John Chaides / Courier A sign for the Pasadena City College Campus on John Muir High School in Pasadena, Saturday, March 3, 2018.
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Last month, the Board of Trustees approved the creation of a new satellite campus, PCC Northwest, at a local high school.

The campus comprises the entirety of the D-building on the campus of John Muir High School. Pasadena City College had already been providing, “lower-division general education credit classes, for the last three semesters,” according to Assistant Superintendent Vice President Dr. Robert H. Bell. The campus is planned to be comparable in scale and function to the existing satellite campus in Rosemead, although the programming will not be identical.

John Chaides / Courier
A sign directing to the Pasadena City College Campus on John Muir High School in Pasadena, Saturday, March 3, 2018.

The campus is projected to begin to offer classes in the fall of 2018.  The range of courses being offered at PCC Northwest is, “more broad than the programming at the Rosemead campus,” said Dr. Bell. It will include lower-division general education credit courses, as well as non-credit courses focusing on valuable skills that could prepare a student for an immediate job in the workforce. Courses in culinary arts may also be provided at the new campus, “since the closing of Le Cordon Bleu in town has left a need for those classes in the area,” according to PCC spokesman Alex Boekelheide.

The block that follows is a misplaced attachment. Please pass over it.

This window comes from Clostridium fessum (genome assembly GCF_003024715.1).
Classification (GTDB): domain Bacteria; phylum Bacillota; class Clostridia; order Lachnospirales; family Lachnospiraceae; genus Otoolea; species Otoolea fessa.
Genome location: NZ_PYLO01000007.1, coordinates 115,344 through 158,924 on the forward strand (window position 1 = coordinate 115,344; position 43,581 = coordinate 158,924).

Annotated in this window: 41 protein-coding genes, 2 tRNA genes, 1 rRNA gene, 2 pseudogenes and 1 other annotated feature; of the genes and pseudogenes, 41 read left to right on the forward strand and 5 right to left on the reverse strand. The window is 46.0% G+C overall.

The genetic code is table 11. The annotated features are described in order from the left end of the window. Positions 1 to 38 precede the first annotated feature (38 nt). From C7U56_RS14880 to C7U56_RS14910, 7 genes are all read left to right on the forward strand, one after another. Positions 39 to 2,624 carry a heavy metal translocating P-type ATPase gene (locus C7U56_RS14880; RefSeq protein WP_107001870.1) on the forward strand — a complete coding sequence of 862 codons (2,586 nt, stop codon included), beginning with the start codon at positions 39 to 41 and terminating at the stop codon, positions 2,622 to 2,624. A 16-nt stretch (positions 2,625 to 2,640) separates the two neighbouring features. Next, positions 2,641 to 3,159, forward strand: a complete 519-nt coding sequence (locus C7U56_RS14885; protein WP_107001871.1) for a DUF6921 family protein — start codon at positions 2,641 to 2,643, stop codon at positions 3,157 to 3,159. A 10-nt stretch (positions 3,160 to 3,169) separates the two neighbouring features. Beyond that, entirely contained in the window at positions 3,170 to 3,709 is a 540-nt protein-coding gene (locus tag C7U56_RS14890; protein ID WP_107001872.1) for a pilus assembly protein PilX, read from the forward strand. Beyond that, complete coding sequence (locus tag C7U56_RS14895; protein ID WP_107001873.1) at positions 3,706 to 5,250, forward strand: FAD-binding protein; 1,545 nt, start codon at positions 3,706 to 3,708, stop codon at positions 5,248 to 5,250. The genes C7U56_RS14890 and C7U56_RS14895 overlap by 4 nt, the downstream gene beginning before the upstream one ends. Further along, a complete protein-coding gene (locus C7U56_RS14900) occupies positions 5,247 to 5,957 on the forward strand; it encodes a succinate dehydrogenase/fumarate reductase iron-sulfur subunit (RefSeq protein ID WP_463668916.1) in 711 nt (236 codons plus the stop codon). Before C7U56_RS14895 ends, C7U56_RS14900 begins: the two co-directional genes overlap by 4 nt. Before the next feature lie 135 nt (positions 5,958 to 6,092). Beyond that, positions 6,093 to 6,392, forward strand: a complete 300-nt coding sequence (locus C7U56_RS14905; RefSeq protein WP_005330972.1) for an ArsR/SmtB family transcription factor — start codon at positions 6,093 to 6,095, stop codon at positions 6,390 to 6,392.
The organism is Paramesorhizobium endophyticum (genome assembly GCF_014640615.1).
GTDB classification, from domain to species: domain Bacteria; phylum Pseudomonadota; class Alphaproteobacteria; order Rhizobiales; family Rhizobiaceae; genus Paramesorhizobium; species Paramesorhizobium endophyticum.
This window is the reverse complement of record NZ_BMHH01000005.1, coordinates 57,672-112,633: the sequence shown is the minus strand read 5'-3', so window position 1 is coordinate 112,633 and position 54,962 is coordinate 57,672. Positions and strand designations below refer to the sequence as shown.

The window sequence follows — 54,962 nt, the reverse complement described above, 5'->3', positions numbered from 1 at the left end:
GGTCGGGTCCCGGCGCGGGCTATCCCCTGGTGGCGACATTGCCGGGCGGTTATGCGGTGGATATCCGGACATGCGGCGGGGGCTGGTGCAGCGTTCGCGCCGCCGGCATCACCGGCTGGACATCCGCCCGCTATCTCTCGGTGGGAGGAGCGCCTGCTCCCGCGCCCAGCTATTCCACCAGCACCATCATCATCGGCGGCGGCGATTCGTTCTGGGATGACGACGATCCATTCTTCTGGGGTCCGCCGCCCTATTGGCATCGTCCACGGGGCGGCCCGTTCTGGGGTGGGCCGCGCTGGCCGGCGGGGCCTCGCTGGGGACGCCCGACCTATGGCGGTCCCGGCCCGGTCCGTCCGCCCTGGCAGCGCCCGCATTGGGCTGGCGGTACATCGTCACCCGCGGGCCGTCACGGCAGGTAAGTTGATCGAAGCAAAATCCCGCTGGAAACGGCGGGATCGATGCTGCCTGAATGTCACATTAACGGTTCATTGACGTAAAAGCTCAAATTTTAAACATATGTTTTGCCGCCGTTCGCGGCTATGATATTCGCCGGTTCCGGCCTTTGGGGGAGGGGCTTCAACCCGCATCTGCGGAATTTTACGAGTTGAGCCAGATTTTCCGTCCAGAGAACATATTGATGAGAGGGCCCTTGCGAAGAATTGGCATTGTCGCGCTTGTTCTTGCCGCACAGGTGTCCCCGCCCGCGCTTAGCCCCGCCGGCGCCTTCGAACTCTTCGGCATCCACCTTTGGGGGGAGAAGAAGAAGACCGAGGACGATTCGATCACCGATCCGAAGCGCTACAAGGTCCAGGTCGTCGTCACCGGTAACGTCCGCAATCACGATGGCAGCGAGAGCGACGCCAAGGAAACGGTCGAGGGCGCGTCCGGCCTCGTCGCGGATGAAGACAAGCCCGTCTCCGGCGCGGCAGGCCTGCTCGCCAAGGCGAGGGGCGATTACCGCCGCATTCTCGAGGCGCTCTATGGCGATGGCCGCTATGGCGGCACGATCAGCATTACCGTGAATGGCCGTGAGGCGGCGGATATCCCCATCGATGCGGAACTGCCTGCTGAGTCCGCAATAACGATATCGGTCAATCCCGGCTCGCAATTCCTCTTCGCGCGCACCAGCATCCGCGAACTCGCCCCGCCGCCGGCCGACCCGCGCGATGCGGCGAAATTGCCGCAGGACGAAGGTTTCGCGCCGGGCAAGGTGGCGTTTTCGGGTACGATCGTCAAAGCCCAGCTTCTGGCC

When PCC began to provide classes at the D-building of John Muir High School, the intent was to, “provide John Muir students with classes that could accelerate the completion of their high school diplomas, introduce them to college level classes, and begin to compile their PCC transcripts,” said Dr. Bell. The motivation for a completely autonomous campus on the property of John Muir High School is also in the hope that a student can potentially take classes at PCC Northwest that were either unavailable or inconveniently scheduled at the main campus.

Boekelheide also adds that, “we believe this area is underserved in terms of education,” and the presence of a campus there could potentially, “increase enrollment and services in the area.”

Classes at the new campus are planned to begin at 8 a.m. and conclude at 10 p.m. Previously, PCC could only provide classes at the D-building  from, “3:15 p.m. until 9:30 p.m. due to a state law prohibiting adults from being on the campus during the hours of a normal school day,” according to Dr. Bell.

In response to the recent announcement about the new campus, PCC sophomore Victor Riccardi predicts that professors will behave in a, “free and liberated fashion due to the detachment from the bureaucracy of the main campus,” similar to behavior he had witnessed from faculty at the existing Rosemead campus.

Currently Dr. Bell and the division he oversees are composing a plan for PCC Northwest that will include an “instructional plan,” that addresses what courses to offer and when to offer them. To aid in determining this schedule PCC is conducting a “community survey,” according to Dr. Bell.

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